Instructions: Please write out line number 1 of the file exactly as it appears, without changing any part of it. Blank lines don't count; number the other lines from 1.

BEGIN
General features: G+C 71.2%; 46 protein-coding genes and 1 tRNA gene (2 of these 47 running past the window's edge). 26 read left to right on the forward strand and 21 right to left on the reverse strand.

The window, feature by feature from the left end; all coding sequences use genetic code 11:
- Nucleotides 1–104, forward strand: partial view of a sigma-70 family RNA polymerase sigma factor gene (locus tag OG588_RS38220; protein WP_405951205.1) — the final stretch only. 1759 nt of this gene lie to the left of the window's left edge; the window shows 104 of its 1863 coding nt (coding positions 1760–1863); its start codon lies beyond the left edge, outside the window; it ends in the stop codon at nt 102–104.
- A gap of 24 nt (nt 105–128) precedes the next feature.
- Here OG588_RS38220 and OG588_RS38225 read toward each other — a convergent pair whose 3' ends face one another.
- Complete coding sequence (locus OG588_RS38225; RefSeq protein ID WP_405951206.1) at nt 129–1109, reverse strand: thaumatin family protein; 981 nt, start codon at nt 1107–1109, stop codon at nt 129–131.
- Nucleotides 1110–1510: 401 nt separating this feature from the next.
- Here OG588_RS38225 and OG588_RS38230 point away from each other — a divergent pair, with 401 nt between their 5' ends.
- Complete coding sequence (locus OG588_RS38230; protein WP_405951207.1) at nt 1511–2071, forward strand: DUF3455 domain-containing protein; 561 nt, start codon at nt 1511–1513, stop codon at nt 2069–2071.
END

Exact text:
General features: G+C 71.2%; 46 protein-coding genes and 1 tRNA gene (2 of these 47 running past the window's edge). 26 read left to right on the forward strand and 21 right to left on the reverse strand.